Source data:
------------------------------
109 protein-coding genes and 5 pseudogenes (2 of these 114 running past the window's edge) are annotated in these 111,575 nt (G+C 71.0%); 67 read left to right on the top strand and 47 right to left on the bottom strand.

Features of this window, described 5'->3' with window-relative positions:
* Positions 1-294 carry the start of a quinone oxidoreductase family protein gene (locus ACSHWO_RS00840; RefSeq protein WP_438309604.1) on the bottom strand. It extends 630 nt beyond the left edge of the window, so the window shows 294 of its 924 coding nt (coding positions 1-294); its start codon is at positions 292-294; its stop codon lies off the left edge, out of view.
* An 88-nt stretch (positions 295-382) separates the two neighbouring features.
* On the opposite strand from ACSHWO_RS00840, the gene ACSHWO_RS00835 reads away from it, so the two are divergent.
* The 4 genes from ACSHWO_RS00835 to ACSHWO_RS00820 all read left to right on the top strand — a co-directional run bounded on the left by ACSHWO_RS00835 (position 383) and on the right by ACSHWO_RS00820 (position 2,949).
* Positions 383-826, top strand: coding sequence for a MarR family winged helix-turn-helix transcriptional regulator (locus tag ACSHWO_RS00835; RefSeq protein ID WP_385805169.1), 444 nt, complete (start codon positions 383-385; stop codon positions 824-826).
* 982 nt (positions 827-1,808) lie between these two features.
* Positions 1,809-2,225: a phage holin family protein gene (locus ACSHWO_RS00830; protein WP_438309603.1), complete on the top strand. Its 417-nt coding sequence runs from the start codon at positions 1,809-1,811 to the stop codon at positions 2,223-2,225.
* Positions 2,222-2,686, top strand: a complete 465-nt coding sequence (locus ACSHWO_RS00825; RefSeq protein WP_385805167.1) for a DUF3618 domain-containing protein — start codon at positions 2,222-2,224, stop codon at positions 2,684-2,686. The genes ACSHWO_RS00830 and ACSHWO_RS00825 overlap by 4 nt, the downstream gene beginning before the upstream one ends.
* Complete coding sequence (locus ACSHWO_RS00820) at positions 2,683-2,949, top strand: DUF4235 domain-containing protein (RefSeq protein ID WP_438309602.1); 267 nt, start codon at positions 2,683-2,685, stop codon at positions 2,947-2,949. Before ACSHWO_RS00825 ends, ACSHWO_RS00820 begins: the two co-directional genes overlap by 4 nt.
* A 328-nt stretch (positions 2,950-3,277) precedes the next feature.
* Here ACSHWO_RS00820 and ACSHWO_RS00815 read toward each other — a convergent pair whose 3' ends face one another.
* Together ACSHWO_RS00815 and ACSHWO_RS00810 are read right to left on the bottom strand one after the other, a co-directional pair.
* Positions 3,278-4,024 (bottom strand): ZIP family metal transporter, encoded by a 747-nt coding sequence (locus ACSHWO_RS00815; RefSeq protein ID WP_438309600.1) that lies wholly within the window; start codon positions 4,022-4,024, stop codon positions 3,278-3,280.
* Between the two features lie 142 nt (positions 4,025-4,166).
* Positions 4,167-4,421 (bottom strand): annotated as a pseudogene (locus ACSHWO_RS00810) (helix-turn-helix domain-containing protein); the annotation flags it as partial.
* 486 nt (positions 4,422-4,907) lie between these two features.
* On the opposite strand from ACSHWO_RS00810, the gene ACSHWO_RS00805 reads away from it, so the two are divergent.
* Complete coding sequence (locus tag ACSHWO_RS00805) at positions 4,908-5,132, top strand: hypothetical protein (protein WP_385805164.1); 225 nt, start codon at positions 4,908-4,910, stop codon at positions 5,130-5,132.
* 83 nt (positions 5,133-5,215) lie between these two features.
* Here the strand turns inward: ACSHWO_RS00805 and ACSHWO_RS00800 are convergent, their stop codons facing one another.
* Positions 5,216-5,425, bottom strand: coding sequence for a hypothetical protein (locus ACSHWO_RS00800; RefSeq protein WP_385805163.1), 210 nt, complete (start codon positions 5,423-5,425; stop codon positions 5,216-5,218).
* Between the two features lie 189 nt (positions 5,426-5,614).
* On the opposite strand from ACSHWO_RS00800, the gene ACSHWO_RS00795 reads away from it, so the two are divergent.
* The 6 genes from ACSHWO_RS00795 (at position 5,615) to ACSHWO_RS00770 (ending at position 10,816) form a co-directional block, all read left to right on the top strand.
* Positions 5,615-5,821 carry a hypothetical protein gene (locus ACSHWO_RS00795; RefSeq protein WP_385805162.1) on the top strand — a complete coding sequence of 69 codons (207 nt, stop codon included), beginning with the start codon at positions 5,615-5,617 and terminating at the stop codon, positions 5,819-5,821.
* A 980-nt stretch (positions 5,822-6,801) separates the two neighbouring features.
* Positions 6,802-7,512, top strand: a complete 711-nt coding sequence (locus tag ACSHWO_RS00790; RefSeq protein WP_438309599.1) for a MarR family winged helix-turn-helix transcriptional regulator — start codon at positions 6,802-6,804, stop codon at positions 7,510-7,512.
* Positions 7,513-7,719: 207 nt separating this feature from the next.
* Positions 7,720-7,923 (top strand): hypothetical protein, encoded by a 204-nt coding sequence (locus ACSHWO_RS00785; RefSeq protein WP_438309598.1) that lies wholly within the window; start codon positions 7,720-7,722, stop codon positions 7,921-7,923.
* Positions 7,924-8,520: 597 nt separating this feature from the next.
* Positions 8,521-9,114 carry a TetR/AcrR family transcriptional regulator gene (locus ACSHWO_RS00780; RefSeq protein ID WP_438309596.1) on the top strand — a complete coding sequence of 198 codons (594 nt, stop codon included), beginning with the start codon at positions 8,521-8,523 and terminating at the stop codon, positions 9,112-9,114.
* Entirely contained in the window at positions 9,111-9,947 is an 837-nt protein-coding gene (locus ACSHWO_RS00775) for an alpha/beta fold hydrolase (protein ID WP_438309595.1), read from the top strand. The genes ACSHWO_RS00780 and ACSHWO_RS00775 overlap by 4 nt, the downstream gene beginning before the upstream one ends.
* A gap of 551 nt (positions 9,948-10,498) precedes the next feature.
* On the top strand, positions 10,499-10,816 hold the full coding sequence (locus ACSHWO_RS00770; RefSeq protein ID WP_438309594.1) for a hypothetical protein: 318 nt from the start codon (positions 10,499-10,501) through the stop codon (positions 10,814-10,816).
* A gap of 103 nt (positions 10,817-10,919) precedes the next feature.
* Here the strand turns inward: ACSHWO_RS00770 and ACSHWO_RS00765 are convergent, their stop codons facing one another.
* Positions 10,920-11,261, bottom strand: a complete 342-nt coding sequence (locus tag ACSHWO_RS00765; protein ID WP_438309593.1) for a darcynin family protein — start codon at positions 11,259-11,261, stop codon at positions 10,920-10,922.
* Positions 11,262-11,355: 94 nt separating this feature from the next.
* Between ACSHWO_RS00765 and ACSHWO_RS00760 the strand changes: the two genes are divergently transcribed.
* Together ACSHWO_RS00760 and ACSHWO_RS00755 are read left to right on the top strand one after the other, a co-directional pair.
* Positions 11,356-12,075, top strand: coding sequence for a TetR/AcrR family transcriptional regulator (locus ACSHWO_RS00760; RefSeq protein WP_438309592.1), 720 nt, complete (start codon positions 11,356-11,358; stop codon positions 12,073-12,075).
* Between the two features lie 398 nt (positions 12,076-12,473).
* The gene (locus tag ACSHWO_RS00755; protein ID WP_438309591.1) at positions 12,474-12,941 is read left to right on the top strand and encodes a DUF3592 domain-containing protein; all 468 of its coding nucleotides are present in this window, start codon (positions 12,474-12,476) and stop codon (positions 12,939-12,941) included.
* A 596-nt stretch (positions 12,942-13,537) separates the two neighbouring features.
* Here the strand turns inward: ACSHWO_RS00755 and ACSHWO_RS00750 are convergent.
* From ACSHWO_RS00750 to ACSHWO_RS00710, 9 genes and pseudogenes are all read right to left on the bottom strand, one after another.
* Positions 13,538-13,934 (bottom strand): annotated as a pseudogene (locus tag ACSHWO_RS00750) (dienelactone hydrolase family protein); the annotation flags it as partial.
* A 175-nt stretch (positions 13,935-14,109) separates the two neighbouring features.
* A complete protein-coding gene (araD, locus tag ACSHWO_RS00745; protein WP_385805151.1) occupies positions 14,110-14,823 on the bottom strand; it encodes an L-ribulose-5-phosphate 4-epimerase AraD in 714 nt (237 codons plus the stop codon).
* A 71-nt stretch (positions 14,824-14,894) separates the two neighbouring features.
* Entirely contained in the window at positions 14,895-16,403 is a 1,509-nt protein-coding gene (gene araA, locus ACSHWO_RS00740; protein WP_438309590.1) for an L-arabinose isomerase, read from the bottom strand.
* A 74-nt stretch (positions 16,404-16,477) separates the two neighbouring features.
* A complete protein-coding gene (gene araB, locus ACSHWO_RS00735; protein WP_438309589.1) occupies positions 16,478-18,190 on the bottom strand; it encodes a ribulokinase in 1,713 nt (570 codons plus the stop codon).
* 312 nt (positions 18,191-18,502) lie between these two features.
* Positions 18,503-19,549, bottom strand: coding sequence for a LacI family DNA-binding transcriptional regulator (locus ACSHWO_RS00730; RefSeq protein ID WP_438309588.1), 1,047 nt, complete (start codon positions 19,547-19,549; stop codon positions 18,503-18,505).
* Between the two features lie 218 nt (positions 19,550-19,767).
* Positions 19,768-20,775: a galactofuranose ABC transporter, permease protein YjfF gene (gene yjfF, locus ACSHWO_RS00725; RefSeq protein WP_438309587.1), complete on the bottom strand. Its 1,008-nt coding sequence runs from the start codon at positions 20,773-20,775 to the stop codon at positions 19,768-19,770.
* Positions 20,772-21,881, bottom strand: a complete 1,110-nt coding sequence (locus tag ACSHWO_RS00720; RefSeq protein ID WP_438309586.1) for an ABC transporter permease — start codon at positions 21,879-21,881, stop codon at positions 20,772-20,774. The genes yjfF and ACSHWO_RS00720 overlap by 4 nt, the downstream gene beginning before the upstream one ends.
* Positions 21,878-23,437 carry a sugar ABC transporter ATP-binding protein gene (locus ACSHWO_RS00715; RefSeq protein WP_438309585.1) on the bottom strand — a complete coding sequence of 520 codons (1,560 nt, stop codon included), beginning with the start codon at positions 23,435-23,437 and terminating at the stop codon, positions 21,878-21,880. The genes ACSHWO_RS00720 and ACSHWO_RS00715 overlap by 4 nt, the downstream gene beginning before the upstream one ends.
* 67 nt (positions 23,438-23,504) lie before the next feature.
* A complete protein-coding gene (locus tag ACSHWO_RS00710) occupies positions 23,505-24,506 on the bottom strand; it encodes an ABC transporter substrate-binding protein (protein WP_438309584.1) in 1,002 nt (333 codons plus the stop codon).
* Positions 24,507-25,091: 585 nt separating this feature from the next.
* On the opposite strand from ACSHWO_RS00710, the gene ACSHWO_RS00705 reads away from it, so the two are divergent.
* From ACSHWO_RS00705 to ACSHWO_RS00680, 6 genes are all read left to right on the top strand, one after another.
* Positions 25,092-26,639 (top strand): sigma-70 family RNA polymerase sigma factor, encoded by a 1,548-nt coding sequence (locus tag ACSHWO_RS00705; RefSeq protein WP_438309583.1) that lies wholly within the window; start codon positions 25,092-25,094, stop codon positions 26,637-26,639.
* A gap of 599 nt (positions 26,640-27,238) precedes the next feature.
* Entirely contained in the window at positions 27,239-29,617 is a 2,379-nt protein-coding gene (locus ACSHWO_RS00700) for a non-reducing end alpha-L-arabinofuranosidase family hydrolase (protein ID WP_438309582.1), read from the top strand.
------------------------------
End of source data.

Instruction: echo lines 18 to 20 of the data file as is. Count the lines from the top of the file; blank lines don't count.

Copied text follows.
* 486 nt (positions 4,422-4,907) lie between these two features.
* On the opposite strand from ACSHWO_RS00810, the gene ACSHWO_RS00805 reads away from it, so the two are divergent.
* Complete coding sequence (locus tag ACSHWO_RS00805) at positions 4,908-5,132, top strand: hypothetical protein (protein WP_385805164.1); 225 nt, start codon at positions 4,908-4,910, stop codon at positions 5,130-5,132.